Long term consequences of a distracted mind:

Yes, not all distractions are bad. Some are necessary. But an often-distracted mind poses a few ills. Here’s how Ms. Varma breaks it down for us:

  • You are more likely to produce lower quality work, be less efficient, and have a higher tendency to produce more mistakes at work.
  • This often leaves one questioning their sense of worth and life choices as the above-mentioned consequences are likely to affect one’s progress. And the highest motivator or the biggest contributor to one’s sense of fulfilment is individual progress.
  • The ills of being distracted not only impact our work but also our intimate relationships. Individuals who often tend to check their phone, daydream or walk away in the midst of a conversation are likely to experience less fulfilment in their relationships. This will undoubtedly impact the connection they form with their partners and friends.

Ways to deal with distractions:

While looking at distractions today, one cannot ignore the pandemic. Working/studying from home may seem attractive but that’ll last you for a few days before you start realising how problematic it is. “Work from home means our previously relaxing and disengaging environment is mixed with a stressful, output-driven environment and simply segregating the two while in the same space takes a lot of energy.” So here are some methods to effectively manage them:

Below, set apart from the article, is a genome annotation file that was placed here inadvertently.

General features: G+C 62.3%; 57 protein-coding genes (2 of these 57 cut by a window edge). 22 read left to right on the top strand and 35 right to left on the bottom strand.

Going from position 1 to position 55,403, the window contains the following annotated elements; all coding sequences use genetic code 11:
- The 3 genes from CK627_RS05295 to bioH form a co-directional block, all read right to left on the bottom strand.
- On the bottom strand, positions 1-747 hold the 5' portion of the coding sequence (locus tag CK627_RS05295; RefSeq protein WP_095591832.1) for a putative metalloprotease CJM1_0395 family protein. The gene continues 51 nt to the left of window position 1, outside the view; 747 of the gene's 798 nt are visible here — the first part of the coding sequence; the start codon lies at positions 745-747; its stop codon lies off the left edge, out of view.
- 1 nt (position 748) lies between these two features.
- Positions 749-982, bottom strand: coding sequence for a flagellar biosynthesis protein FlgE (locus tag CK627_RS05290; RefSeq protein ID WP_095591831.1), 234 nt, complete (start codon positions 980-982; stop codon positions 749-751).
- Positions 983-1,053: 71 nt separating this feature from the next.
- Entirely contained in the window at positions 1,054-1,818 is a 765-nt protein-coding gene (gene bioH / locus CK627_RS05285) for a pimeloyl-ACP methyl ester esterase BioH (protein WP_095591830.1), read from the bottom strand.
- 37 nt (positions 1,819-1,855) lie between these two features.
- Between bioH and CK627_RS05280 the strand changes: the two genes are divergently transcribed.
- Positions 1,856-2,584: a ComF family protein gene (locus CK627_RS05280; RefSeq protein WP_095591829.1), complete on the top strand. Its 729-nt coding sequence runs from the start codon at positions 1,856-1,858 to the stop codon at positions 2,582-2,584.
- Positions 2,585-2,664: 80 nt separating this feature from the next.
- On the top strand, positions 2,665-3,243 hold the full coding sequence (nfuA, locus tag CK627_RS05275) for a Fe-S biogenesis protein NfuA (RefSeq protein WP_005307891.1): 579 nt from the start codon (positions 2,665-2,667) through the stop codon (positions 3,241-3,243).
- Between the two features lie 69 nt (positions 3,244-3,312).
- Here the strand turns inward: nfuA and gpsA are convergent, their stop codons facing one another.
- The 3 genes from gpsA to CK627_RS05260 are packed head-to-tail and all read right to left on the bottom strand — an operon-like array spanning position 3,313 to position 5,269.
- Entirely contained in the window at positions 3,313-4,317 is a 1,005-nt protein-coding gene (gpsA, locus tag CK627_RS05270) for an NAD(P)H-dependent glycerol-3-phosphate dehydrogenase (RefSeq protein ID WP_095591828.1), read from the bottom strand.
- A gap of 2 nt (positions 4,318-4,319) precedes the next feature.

• Ensure that you have a designated workspace free from clutter and only have things you need for work. It is important that the space is not used for anything else.
  • It’s also beneficial to establish a fixed routine. Repeated pairing of a task with a specific time of the day automatically sets the level of expectation of what is required at that moment or time of day.
  • If routines aren’t your thing, work with a priority list. While creating a priority list, it is important for you to only go through the list in order of priority, not skip one or begin another midway. This means you train yourself to get comfortable with the distress of waiting for a task to be completed.
    A technique that may help here is the Pomodoro technique where you work for short intervals of time before you treat yourself with a break.
    While designing the priority list, begin with the task you like the least or is the most difficult, primarily because at the start of your list, you’re more likely to have more mental and physical energy and thus be better equipped to power through it.
  • Practise monotasking, not multitasking. Multitasking is more likely to leave you feeling overwhelmed.
  • Choose your actions and/or activities wisely to promote flow. They must be mildly challenging for your cognitive or physical resources. This ensures optimum flow and therefore requires attention and focus which also promotes a sense of progress.
  • Lastly, the most effective way to manage our distraction is a sense of awareness. It is important to be aware of when your mind wanders in the moment. This sense of awareness creates a long-lasting shift in ourselves as we are likely to be more effective and is a long term technique to combat any kind of harmful distraction.

That said, don’t be too hard on yourself if you’re combating a constantly distracted mind at present. It’s only natural! But we do hope that these inputs have helped you understand the problem a little better and ways to correct it.

And lastly, to be a part of more such conversations, don’t forget to join Girl Tribe by MissMalini!